History from Below Rises Again

Some fifty years ago, EP Thompson published ‘The Making of the English Working Class’, which is regarded as the foundation document of the concept of ‘history from below’, though there were other historians ploughing similar fields of research at the time. In the wake of the many post-modernist ‘turns’, the idea of developing an empirically-based view of the past from the angle of the marginalised, the dispossessed and the lower orders of society, fell somewhat out of fashion in favour of concentrating on (mainly middle-class) culture.

Thankfully, post-modernism as a self-referencing, exclusivist mindset has apparently run its course, and, equally thankfully, the many valuable insights that characterised post-modern thought at its best have been more or less seamlessly reintegrated with empirically based historical research and writing. There have always been continuities, since Raphael Samuel’s History Workshop Movement and its successor, Hilda Kean’s Public History courses and conferences based on Ruskin College, quickly absorbed the new ways of seeing things, and feminist historians (especially those with a socialist leaning) also kept the flame alive while maintaining their own critical stance.

In the past decade, a new wave of young academic historians has been exploring the insights to be gained from ‘history from below’ and its way of reading the past against the grain, though many would not wish to be labelled under this movement as they have equally absorbed the critical reference points from post-modernism. Nevertheless, several scores of them have begun to organise again around debating the continued value of the concept of ‘history from below’ and taking it on in new ways.

Check out the website ‘The Many Headed Monster’ . Here you will find a range of contributions taken from the two symposia that the network has organised and get an idea of the range of thinking that is going on.

It is to be hoped that this new wave of thinking does not confine itself to a small network of academics, but that they manage to break out of the institutional closet into the wider society. Here they will be able to meet up with and work alongside those of us operating in radical history groups, family history societies and local history societies of one sort or another. It was perhaps a fault of the earlier movement that, despite the best efforts of people like Thompson through the WEA and University Extra-Mural departments, it remained a largely institutionally based academic activity.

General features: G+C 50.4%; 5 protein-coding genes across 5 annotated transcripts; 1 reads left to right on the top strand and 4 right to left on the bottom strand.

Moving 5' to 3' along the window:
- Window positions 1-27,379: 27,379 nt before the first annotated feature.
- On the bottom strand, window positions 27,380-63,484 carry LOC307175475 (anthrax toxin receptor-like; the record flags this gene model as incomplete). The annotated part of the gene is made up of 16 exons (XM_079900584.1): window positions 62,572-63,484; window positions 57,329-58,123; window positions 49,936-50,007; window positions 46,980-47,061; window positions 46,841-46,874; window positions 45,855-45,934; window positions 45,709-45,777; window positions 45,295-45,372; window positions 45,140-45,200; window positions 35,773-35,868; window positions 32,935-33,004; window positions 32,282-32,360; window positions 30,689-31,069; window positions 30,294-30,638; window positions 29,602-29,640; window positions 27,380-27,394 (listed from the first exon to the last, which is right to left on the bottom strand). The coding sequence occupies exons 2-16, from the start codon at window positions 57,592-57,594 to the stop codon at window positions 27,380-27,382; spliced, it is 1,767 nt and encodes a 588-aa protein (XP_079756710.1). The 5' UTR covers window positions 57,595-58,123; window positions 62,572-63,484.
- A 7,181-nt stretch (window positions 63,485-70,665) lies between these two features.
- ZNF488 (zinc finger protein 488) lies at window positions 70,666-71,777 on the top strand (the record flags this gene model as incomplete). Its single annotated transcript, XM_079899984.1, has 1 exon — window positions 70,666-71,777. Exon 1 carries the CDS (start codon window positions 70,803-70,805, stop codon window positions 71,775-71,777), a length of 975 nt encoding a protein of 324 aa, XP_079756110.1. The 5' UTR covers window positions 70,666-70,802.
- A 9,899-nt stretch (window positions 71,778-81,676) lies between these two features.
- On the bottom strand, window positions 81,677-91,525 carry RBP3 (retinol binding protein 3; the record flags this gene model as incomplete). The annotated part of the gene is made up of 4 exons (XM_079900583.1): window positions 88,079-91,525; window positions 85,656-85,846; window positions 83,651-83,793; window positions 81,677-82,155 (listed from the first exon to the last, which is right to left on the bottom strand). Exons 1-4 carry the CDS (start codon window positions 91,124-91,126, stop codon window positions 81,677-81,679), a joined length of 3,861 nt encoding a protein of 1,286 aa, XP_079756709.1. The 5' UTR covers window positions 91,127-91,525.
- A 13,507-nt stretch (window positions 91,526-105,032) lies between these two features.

‘History from below’ needs also to be ‘history for below’ and ‘history by below’.

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3 thoughts on “History from Below Rises Again

  1. Great summary. I have often struggled with the concept of post modernism in history as it seemed to encompass, on the one hand, abstract, obscurantist ideas with, on the other, insights into lesser known aspects of history and their interconnections. But good history should always have been attentive to the latter aspects and perhaps ‘grand narrative’ writing did exclude them, particularly when they were aspects of working class life and culture outside the dominant party/trade union structures. I think the way genealogy has drawn people into history has re-invigorated ‘history from below’ and an approach which tries to integrate all aspects of people’s lives. This is what, I think, will ensure that it isn’t confined to academia. More people are taking interest in their own history, if it may sometimes be in a desultory, dilettante way – but it’s up to us to help them systemise it and provide a radical perspective.

  2. Couldn’t agree more. I struggled with the way that some postmodernists seemed to believe that all previous ways of doing history were totally invalid and, in one or two cases, that any form of doing history was invalid! Fortunately my own tutors taught me to read postmodernism against the grain in order to get the good stuff out of it, despite the seeming desire to twist language into Gordian knots incapable of unravelling. I, too, think that family history has the potential to provide access to history in ways rendered difficult for the non-specialist. I keep hoping that we can break down the barriers between academics and the rest of us, barriers that seem built into the universities and colleges and growing daily – not only the expense of doing courses, but also the way in which demands on the academics themselves inside the system make it difficult for them to break out. There are some great people out there who are doing just that, though, and we should encourage them.

  3. Thanks again for the link, Martin. I completely agree that today ‘history from below’ is still in rude health, even if it often happens under different names and in different guises.

    Thanks too for bringing up the importance of family history and local history. As I said in my piece in the symposium, I believe both are essential to the future of hisory from below.

    By the way, your site looks fascinating. I’m looking forward to taking a better look around here once my next looming deadline is passed.

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